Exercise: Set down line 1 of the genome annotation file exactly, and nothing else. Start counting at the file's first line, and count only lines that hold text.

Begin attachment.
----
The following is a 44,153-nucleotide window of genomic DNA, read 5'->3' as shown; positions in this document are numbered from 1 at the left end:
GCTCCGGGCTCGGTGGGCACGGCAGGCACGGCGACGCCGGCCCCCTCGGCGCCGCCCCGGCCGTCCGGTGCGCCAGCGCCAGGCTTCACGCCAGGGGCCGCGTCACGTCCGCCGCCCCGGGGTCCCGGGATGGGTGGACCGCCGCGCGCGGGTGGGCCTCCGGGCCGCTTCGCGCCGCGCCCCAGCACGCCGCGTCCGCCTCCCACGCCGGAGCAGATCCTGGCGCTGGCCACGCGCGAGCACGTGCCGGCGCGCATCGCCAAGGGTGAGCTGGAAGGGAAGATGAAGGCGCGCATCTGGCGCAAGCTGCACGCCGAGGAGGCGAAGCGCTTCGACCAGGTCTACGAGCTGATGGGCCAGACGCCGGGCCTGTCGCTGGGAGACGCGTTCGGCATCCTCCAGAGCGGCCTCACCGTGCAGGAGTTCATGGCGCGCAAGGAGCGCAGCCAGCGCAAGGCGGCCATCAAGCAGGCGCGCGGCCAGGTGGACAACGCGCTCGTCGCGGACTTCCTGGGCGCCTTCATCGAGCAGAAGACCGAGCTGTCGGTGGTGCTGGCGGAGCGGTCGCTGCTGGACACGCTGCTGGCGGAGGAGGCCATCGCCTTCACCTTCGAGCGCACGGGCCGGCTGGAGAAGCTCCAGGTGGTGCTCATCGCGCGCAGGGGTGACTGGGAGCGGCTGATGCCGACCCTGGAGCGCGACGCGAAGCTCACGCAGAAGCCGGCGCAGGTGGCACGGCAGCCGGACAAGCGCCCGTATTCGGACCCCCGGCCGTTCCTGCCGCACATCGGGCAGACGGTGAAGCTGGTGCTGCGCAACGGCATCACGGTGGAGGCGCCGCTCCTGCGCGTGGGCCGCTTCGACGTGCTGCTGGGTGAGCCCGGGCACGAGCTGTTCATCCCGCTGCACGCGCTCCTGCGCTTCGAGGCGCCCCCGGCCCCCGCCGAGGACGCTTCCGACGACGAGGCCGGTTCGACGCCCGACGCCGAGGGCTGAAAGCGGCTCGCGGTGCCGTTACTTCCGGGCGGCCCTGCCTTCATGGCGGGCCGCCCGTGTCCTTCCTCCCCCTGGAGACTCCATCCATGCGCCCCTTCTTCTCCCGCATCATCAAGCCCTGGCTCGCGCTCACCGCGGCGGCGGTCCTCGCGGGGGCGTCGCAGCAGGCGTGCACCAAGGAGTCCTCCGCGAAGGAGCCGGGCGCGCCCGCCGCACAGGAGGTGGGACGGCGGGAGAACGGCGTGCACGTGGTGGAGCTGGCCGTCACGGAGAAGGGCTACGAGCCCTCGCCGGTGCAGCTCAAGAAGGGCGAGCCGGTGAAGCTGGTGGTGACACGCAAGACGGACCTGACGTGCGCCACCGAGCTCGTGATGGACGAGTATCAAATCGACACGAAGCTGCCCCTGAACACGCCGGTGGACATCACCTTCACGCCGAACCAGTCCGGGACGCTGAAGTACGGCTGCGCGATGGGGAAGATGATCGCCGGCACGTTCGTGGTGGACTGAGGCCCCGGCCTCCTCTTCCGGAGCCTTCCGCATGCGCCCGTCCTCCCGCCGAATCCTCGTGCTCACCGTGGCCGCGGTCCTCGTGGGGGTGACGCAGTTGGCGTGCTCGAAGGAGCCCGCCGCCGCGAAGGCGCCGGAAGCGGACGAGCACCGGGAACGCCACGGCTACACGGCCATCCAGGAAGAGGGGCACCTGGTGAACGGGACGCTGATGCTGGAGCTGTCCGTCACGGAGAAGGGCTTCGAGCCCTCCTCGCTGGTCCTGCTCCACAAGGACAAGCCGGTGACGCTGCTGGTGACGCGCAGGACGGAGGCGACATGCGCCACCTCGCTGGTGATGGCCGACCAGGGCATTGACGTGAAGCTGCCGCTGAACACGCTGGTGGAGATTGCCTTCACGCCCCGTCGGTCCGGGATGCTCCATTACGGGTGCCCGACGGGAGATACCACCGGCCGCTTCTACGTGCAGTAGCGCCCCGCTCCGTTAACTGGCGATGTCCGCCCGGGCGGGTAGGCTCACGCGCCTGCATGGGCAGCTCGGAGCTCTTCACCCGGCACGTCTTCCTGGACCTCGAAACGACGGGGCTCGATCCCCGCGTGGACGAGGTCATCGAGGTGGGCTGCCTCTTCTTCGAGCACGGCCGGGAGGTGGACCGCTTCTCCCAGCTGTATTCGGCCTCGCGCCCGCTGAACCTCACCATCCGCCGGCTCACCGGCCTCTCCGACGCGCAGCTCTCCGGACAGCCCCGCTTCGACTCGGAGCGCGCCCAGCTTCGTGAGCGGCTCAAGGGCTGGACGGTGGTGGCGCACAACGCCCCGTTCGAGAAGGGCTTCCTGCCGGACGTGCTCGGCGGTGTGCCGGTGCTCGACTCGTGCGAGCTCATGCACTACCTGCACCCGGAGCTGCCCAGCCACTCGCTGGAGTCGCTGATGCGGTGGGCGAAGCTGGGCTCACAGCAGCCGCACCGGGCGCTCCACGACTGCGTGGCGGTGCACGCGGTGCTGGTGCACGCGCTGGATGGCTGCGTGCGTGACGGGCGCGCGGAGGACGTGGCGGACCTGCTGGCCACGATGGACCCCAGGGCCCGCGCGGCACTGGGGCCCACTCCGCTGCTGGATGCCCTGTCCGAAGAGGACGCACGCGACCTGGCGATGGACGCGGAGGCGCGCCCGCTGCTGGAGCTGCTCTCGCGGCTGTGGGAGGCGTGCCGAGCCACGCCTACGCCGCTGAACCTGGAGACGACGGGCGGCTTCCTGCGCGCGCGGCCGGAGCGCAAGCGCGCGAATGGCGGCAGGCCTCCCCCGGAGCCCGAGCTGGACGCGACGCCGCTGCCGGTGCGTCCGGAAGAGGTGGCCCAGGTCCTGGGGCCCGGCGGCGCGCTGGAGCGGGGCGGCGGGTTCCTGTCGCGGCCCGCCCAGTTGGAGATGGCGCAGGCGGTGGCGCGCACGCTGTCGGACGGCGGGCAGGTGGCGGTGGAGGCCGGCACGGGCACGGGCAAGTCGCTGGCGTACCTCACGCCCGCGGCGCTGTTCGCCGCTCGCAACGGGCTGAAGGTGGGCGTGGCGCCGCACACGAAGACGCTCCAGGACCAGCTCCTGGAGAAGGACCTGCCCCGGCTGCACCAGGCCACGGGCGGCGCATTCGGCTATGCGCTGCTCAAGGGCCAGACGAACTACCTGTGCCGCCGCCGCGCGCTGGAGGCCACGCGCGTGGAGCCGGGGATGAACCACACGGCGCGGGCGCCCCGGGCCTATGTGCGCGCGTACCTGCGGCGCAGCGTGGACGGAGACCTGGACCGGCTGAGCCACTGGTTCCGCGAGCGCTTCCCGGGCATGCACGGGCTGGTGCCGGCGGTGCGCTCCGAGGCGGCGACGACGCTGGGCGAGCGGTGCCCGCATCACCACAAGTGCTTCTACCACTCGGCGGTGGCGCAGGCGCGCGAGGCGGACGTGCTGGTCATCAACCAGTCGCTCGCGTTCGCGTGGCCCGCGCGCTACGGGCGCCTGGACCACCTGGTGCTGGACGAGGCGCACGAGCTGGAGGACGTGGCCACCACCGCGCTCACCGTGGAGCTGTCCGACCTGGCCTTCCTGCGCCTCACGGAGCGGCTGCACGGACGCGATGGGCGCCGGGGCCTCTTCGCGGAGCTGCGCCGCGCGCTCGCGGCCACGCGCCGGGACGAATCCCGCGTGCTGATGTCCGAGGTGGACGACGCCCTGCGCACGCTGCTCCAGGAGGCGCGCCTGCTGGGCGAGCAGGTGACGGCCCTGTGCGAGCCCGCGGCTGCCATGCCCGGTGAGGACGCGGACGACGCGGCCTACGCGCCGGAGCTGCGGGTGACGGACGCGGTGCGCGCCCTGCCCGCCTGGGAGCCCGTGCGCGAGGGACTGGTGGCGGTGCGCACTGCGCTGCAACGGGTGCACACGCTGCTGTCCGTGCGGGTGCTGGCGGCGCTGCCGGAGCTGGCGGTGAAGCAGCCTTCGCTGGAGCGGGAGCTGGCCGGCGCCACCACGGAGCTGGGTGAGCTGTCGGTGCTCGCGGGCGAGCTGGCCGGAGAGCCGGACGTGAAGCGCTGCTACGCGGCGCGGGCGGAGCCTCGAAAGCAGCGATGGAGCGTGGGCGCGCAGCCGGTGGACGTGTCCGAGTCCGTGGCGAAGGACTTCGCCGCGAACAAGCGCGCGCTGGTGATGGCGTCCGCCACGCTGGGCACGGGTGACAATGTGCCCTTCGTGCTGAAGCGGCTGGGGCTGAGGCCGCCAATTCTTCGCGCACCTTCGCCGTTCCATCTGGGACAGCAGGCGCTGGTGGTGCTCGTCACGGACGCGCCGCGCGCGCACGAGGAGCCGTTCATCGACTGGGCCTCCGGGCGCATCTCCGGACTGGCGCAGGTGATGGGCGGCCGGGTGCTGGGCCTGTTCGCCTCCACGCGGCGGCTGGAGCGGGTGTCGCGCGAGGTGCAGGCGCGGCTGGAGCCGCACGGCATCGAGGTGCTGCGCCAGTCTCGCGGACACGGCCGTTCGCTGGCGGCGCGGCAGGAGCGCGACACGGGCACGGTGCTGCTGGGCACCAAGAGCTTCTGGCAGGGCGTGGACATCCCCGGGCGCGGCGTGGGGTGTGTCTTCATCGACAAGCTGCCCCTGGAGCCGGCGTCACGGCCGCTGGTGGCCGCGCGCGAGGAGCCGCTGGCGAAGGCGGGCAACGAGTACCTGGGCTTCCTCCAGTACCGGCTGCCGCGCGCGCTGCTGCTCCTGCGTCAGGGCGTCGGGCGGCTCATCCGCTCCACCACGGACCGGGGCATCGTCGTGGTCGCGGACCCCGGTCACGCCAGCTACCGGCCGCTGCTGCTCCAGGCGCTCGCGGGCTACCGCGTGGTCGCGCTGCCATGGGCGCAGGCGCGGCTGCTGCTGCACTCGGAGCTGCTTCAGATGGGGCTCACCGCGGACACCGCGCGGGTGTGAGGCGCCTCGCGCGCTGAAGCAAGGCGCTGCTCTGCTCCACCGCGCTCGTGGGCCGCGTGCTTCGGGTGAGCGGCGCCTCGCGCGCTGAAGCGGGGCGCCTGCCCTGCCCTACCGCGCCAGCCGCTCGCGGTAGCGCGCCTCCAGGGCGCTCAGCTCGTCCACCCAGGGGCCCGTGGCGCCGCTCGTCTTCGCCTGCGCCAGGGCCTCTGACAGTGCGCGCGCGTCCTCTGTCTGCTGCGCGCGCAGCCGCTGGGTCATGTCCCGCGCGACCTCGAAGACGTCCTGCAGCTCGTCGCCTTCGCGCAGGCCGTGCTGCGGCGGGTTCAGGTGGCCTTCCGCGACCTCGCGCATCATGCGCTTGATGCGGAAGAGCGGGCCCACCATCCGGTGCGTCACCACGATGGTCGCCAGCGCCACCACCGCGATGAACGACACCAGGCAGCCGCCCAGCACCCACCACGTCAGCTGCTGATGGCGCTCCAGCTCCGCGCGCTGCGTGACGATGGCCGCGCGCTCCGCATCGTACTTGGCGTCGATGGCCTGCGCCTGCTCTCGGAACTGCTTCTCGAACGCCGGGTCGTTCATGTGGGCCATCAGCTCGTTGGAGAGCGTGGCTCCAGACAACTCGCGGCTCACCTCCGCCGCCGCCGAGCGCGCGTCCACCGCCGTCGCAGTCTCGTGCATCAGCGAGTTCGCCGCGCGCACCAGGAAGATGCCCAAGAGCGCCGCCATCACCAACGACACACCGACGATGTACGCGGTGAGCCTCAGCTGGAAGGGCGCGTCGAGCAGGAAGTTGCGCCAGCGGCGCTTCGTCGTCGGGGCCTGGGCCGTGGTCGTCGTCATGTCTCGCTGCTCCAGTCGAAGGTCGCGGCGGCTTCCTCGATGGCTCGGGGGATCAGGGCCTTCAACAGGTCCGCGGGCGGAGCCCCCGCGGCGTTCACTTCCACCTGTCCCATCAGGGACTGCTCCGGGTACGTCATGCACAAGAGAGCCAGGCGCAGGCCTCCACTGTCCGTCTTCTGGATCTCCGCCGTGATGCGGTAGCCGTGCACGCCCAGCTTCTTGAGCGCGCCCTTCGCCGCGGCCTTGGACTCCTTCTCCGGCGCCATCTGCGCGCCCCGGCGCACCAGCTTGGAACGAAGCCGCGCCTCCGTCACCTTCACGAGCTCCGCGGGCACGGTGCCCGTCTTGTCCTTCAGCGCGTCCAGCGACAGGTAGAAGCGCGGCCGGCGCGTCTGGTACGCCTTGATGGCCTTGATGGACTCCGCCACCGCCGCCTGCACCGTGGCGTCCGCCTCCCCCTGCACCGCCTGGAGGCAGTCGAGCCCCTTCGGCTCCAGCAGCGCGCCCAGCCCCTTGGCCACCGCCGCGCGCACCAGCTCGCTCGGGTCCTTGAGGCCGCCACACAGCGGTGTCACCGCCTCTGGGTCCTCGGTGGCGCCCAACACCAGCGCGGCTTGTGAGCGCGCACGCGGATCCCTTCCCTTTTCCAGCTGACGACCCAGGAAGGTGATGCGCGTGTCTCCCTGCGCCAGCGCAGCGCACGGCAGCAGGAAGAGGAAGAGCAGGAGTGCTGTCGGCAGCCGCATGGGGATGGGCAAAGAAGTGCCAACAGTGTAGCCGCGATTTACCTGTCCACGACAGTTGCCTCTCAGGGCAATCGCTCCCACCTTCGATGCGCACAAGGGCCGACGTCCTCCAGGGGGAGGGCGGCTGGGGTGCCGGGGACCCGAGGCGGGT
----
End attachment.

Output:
The following is a 44,153-nucleotide window of genomic DNA, read 5'->3' as shown; positions in this document are numbered from 1 at the left end: